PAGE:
Reading the Holocaust by Inga Clendinnen, NOOK Book (eBook) | Barnes & Noble
Reading the Holocaust

Reading the Holocaust

by Inga Clendinnen
     
 

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Winner of the New South Wales Premier's History Award and one of the New York Times' ten best books of 1999.

In this searching and eloquent book, Inga Clendinnen explores the experience of the Holocaust from both the victims' and the perpetrators' points of view. She discusses the remarkable survivor testimonies of writers such as Primo Levi and Charlotte

Overview

Winner of the New South Wales Premier's History Award and one of the New York Times' ten best books of 1999.

In this searching and eloquent book, Inga Clendinnen explores the experience of the Holocaust from both the victims' and the perpetrators' points of view. She discusses the remarkable survivor testimonies of writers such as Primo Levi and Charlotte Delbo, the vexed issue of resistance in the camps, and strategies for understanding the motivations of Nazis at all levels.

Clendinnen focuses an anthropologist's precise gaze on the actions of the murderers in the police battalions and among the SS in the camps. And she considers how the Holocaust has been portrayed in poetry, fiction and film. Searching and eloquent, Reading the Holocaust is an uncompromising attempt to extract the comprehensible-the recognisably human-from the unthinkable.

'Inga Clendinnen claims for history the same power as poetry or fiction to enter the silences and make them speak.' David Malouf

Editorial Reviews

Daphne Merkin
...[A]n important, insightful, superbly written meditation on a sorrow beyond words...
New York Times Book Review
The Jerusalem Post
Reading the Holocaust is worthwhile indeed.
Kirkus Reviews
A trenchant collection of essays intended to forge the human connections necessary to begin the move toward a full understanding of the Holocaust. Clendinnen critiques the notion that the Holocaust is a unique event that falls outside the boundaries of normal history; it was, she notes, perpetuated by members of 20th-century Western society like ourselves. While she recognizes that the Holocaust presents particular difficulties of representation, such as the relative scarcity of survivors able to tell their stories, the failure of words to communicate human suffering, and the impossibility of communicating the experience of those rendered mute or murdered, she insists that we can come to understand this episode in human history through the unglamorous techniques commonly employed by historians and biographers. Rather than the search for general causes and flashes of intuition, she stresses the need for the piecing together of contexts, the establishing of sequences of actions, and the inferring of the likely intentions behind those actions from our knowledge of the individuals involved and our general stock of knowledge about human motivations. Her approach stresses the absolute necessity of understanding both the victims of the Holocaust and those who perpetrated it. She demands a historical accounting not only of those orchestrating the "final solution," but of the regular soldiers, the police brigades, and even the Sondercommandos, the camp prisoners, mostly Jews, who supplied much of the labor to keep the camps running. The impulse to think of the Nazis as beyond comprehension and to confuse understanding them with identifying with them, yields the dangerous possibility that theiractions will be understood as merely idiosyncratic. Although she draws heavily upon literary voices, such as Primo Levi and Charlotte Delbo, Clendinnen suggests that the Holocaust can best be understood through historical writing. An important step toward an honest encounter with one of the great horrors of our past.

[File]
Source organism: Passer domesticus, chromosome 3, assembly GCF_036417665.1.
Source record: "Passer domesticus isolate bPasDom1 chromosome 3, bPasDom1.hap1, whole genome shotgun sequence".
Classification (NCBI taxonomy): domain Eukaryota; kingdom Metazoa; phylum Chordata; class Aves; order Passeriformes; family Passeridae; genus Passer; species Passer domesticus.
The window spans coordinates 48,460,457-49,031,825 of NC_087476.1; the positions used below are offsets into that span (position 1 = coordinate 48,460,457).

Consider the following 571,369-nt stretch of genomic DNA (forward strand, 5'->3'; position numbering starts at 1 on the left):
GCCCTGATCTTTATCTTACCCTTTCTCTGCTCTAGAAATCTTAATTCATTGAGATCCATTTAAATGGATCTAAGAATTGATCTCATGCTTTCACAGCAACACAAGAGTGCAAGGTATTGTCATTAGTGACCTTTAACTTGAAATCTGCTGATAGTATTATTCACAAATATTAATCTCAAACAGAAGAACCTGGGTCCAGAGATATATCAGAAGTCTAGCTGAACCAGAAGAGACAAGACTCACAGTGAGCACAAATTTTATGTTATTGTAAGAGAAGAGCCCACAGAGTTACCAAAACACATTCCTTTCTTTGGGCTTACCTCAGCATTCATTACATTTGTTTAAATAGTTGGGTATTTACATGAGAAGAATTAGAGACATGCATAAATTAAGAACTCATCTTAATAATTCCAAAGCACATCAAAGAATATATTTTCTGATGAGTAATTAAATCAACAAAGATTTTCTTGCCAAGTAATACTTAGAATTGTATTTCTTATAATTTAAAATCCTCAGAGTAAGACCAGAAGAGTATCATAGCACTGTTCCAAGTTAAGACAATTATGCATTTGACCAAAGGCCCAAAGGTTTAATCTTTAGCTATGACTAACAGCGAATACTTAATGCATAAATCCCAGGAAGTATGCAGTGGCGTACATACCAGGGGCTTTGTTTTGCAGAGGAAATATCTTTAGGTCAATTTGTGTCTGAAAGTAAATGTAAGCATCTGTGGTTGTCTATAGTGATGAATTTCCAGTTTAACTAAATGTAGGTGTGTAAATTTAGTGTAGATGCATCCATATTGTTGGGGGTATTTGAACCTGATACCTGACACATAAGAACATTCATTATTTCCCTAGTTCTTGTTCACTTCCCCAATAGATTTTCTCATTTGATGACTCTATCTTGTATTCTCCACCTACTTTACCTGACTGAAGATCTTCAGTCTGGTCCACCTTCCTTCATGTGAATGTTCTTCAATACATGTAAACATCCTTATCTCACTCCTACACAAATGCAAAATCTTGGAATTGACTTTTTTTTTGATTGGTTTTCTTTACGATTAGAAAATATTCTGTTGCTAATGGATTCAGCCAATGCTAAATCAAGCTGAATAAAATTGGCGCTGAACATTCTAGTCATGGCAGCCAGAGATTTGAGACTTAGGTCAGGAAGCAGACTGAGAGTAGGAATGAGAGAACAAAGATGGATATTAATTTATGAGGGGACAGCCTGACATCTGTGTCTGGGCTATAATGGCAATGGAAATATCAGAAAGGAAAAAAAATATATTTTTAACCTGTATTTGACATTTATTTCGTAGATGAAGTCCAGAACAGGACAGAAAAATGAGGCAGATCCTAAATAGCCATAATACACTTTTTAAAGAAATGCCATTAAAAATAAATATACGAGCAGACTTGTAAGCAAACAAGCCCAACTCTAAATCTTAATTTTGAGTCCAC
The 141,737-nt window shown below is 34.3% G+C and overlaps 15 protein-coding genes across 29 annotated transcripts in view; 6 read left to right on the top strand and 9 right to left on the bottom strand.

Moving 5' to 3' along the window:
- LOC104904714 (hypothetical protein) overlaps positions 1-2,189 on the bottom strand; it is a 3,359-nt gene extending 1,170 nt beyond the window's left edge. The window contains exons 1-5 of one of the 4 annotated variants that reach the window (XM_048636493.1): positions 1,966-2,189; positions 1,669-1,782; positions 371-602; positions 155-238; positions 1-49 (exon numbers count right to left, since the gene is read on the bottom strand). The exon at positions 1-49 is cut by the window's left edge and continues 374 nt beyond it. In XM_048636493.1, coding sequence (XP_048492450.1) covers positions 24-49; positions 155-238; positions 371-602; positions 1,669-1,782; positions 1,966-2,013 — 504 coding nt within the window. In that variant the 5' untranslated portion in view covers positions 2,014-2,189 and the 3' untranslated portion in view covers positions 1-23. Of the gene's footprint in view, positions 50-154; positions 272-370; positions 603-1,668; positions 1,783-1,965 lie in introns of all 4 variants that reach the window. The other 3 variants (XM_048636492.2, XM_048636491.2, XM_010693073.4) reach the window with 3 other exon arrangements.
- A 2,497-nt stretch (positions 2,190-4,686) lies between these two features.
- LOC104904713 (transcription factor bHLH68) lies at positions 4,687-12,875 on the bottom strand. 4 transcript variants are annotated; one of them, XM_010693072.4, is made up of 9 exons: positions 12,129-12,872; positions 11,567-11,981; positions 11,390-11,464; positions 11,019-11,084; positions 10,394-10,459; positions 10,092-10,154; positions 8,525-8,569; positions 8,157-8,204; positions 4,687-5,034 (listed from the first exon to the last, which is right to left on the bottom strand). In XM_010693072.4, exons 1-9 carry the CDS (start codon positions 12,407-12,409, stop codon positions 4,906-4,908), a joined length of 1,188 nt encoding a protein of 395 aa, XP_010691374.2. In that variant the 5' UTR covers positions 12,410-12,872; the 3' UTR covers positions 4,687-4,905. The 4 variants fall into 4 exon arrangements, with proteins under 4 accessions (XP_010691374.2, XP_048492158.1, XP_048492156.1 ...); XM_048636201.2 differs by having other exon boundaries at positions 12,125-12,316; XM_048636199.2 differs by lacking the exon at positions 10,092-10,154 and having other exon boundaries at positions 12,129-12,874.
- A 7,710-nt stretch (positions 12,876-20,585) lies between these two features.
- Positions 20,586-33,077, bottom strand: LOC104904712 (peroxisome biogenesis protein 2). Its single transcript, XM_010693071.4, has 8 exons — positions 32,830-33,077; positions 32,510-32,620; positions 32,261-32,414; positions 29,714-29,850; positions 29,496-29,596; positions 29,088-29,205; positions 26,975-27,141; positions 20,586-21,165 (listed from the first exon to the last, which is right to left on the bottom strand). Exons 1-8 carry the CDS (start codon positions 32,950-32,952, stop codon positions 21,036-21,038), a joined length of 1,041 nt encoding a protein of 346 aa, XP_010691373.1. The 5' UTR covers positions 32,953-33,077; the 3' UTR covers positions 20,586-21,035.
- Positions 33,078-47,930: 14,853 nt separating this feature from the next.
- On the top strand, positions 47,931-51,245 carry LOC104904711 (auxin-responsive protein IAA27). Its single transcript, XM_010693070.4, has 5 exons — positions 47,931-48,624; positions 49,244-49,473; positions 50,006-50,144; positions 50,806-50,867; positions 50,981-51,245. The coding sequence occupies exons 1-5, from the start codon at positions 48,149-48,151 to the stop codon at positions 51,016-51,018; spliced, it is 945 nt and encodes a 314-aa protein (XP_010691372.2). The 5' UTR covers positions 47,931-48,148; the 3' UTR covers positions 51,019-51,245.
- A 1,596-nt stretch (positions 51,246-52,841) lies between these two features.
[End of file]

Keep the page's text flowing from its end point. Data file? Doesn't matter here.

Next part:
From the Publisher
"Reading the Holocaust, is not, despite its somewhat generic title, just another book about the Holocaust....this is an important, insightful, superbly written meditation on a sorrow beyond words, well worth the attention of outsiders and insiders alike." New York Times Book Review

"Reading the Holocaust is an excellent introduction to Holocaust studies and a lucid, morally stringent reflection on genocide."
Susan A. Crane, University of Arizona, Journal of Modern History

Product Details

ISBN-13:
9781921776489
Publisher:
The Text Publishing Company
Publication date:
05/16/2010
Sold by:
Barnes & Noble
Format:
NOOK Book
Pages:
264
File size:
667 KB

What People are saying about this

Clifford Geertz
As the Holocaust moves from living memory into the archival past, the responsibility for keeping its reality actual to our minds and its meaning uncorrupted passes from the hands of the chronicler and the memorialist into those of the historian. For such a telling, Inga Clendinnen, whose earlier works on the Spanish conquest of the Mayans and human sacrifice among the Aztecs have demonstrated her ability to investigate the extremities of cruelty without either exploiting their drama or explaining them away, is superbly equipped. Beautifully written and exactly felt, Reading the Holocaust is a major contribution to collective remembering and to the register of what happens.
— Author of After the Fact: Two Countries, Four Decades, One Anthropologist

Meet the Author

Inga Clendinnen was born in Geelong in 1934. Her early books and scholarly articles on the Aztecs and Maya of Mexico earned her a reputation as one of the world’s finest historians. Reading the Holocaust, Tiger’s Eye and Dancing with Strangers have been critically acclaimed and won a number of local and international awards.

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